Last week we had Dale Yocum, the team leader for the 2015 winning team from Catlin Gabel School in Portland, Oregon, USA, write a post about his and his team’s experiences in the CleanTech Competition.
Now we have a new experience to read about from across the world in Singapore! Ms Yoke Keow Peh, from the Science and Math Talent Programme at the High School section of Hwa Chong Institution in Singapore, was kind enough to share her experiences from the last 3 years she has had a team participating in the CleanTech Competition.
Thank you for sharing your experiences with the CleanTech Competition, we look forward to your team this year!
I first participated in Clean Tech Competition as a team leader in 2013. Back then, the competition was held in Singapore with the theme “Clean water for all”. I happened to mentor one group of 3 students who worked on the use of clam shells in purifying water. When I received an invitation email from the organizer to participate in the competition, I encouraged them to take up the challenge and they did. The group spent several hours refining their report for the qualifying round. To our pleasant surprise, we qualified as one of the ten finalists and was awarded $500 to work on the prototype for the finalist event. We were also assigned mentors from the “Applied Materials” who advised us on how to further improve our design of prototype. We met up with the mentors and communicated through email on the development of our prototype. It was a very fruitful experience and our project was even featured in the local newspaper “The Straits Times”.
In 2014, the clean tech competition went “international”, and I was even more excited as my students now have a chance to meet up with groups from all over the world. The theme was “A solution to pollution”. As the research coordinator in Hwa Chong Institution, I publicized the competition to the student community and encouraged them to take part. 3 groups whom I mentored took up the challenge and qualified as finalists. We received comments on our research papers from the judges and each group was assigned a mentor who advised us on the development of the prototype. We travelled to New York for the finalist event in May. Although the flight took more than 20 hours, it was certainly a worthwhile experience. In New York, we got to visit museums and renowned research laboratories such as Brookhaven National Laboratory and Cold Spring Harbor Laboratory – two of the world’s most prominent research centres that have produced 15 Nobel Laureates. We also had fun as we had bowling, shopping and an enjoyable time touring around Long Island. During the finalist event itself, we had the opportunity to see the impressive prototypes from other teams. It was really an eye opening experience.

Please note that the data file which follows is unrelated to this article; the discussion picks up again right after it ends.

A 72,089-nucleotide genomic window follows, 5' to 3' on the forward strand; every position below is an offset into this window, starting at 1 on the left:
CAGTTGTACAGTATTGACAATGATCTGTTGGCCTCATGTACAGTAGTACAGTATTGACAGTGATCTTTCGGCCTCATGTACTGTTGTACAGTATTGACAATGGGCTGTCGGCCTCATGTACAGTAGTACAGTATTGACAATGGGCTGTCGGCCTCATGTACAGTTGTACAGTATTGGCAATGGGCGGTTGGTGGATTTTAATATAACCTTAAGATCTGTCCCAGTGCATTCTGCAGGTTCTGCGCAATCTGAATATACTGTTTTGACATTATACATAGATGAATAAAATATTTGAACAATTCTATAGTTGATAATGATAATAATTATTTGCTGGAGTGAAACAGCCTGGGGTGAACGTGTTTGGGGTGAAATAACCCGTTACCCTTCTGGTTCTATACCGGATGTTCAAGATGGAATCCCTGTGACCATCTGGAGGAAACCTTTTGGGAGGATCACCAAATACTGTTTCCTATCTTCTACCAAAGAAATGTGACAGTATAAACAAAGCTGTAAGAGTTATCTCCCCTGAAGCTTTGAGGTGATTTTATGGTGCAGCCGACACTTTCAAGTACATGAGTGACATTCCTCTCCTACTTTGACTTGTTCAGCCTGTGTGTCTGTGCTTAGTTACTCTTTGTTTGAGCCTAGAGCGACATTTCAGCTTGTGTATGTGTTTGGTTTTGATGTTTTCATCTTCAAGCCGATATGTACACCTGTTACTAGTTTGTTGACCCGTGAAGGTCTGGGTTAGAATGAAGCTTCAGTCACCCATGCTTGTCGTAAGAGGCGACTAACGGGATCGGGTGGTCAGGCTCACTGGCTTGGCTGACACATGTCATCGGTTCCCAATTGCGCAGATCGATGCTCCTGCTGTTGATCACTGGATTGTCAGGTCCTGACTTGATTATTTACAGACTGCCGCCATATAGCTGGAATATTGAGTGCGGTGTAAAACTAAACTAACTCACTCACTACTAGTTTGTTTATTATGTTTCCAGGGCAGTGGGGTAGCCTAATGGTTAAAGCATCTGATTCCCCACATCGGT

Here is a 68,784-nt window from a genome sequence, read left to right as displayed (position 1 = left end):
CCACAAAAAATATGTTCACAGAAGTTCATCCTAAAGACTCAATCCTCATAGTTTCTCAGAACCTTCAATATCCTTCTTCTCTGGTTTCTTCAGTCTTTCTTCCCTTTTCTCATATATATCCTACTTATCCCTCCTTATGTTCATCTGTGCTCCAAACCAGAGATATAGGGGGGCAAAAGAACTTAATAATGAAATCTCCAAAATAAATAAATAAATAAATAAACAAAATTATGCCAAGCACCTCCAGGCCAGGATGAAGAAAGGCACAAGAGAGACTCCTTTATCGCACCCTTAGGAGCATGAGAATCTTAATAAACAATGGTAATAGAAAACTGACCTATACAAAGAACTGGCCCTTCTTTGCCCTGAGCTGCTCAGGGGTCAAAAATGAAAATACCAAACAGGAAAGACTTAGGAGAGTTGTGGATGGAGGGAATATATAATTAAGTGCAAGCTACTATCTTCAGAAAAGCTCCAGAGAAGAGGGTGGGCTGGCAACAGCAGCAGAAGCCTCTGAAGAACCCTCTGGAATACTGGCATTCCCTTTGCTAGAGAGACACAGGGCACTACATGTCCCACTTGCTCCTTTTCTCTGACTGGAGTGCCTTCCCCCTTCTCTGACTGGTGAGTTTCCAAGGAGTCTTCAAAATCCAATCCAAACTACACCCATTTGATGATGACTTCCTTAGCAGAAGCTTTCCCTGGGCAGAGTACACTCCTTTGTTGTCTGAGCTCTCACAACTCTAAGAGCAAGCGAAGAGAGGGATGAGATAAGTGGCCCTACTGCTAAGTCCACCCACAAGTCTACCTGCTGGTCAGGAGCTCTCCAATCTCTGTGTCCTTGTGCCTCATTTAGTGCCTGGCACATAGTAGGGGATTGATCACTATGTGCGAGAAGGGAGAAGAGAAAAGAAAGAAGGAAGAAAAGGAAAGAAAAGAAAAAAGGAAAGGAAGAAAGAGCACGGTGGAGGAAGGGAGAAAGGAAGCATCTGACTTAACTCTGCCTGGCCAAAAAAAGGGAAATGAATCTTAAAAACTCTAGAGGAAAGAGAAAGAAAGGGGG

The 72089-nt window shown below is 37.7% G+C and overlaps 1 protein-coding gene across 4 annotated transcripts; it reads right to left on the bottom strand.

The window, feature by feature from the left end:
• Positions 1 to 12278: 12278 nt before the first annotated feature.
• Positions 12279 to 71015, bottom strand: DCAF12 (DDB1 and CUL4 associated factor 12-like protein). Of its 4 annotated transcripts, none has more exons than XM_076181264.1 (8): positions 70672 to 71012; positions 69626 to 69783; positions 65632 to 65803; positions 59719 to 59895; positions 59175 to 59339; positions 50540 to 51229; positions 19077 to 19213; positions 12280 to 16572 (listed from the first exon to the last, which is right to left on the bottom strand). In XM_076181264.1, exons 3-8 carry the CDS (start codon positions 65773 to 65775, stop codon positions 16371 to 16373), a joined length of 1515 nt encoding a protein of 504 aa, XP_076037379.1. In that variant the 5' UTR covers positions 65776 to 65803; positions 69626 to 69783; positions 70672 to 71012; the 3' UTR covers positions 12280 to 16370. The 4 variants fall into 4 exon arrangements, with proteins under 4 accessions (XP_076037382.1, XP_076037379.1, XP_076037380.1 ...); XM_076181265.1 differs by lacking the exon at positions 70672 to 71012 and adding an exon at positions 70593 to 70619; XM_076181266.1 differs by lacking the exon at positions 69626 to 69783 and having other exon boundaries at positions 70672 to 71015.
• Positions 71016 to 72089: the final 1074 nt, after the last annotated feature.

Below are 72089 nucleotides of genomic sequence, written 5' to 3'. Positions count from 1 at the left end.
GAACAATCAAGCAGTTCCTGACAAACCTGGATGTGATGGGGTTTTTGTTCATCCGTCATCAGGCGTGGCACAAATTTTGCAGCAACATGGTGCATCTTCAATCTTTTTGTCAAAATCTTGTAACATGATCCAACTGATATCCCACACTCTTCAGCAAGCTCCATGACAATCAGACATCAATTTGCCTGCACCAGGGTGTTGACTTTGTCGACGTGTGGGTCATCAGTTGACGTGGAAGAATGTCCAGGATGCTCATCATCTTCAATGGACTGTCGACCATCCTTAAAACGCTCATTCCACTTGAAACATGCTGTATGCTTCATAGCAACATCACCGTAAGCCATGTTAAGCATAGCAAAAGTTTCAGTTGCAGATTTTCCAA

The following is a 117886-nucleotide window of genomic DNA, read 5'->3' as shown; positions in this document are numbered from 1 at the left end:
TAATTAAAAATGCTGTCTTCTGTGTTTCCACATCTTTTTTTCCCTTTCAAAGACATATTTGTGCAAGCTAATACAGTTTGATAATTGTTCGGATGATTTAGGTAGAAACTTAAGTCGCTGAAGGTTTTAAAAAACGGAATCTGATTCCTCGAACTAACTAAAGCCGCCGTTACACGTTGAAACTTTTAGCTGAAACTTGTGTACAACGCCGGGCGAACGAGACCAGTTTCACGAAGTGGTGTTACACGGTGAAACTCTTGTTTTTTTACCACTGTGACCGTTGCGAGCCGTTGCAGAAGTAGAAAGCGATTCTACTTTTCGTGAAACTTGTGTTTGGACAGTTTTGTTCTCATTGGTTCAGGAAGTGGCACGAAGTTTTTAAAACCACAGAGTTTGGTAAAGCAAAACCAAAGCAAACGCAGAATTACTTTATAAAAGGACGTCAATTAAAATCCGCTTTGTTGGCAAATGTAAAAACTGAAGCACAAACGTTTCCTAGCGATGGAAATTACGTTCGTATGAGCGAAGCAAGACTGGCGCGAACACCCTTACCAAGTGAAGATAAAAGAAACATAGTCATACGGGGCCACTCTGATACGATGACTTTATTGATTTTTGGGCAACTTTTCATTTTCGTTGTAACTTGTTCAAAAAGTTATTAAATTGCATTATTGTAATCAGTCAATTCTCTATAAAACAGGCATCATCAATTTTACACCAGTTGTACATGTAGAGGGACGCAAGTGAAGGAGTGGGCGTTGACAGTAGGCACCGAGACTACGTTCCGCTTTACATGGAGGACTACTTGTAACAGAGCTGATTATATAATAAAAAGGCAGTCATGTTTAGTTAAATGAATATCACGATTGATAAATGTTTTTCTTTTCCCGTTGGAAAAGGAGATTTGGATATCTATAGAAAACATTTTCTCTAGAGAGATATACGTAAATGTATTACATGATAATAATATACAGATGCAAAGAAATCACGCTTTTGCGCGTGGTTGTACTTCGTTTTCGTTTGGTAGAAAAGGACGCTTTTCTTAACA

In 2015, the theme of the competition was “Feed the world”. I had problem finding groups with projects which fit the theme. Nevertheless I did not give up, instead I form a new group and brainstorm with them for an appropriate project idea which could fit the theme. We had to work extra hard as we only had a few months to prepare. At the end we pulled through after all the sweat and hard work and again earned ourselves the opportunity to travel to Philadelphia for the finalist event.
Clean tech is a very meaningful competition for students. It offers them an opportunity to solve real world problems. The generous prize aside, students learned from the feedback of the judges on their research paper if they qualify as finalists. What’s more, teams were assigned mentors who were postgraduates or experts in the field, providing them with tremendous learning opportunity. Put it simply, my participation in the Clean Tech Competition is an eye-opening experience which I will never forget.
By Ms Yoke Keow Peh
Hwa Chong Institution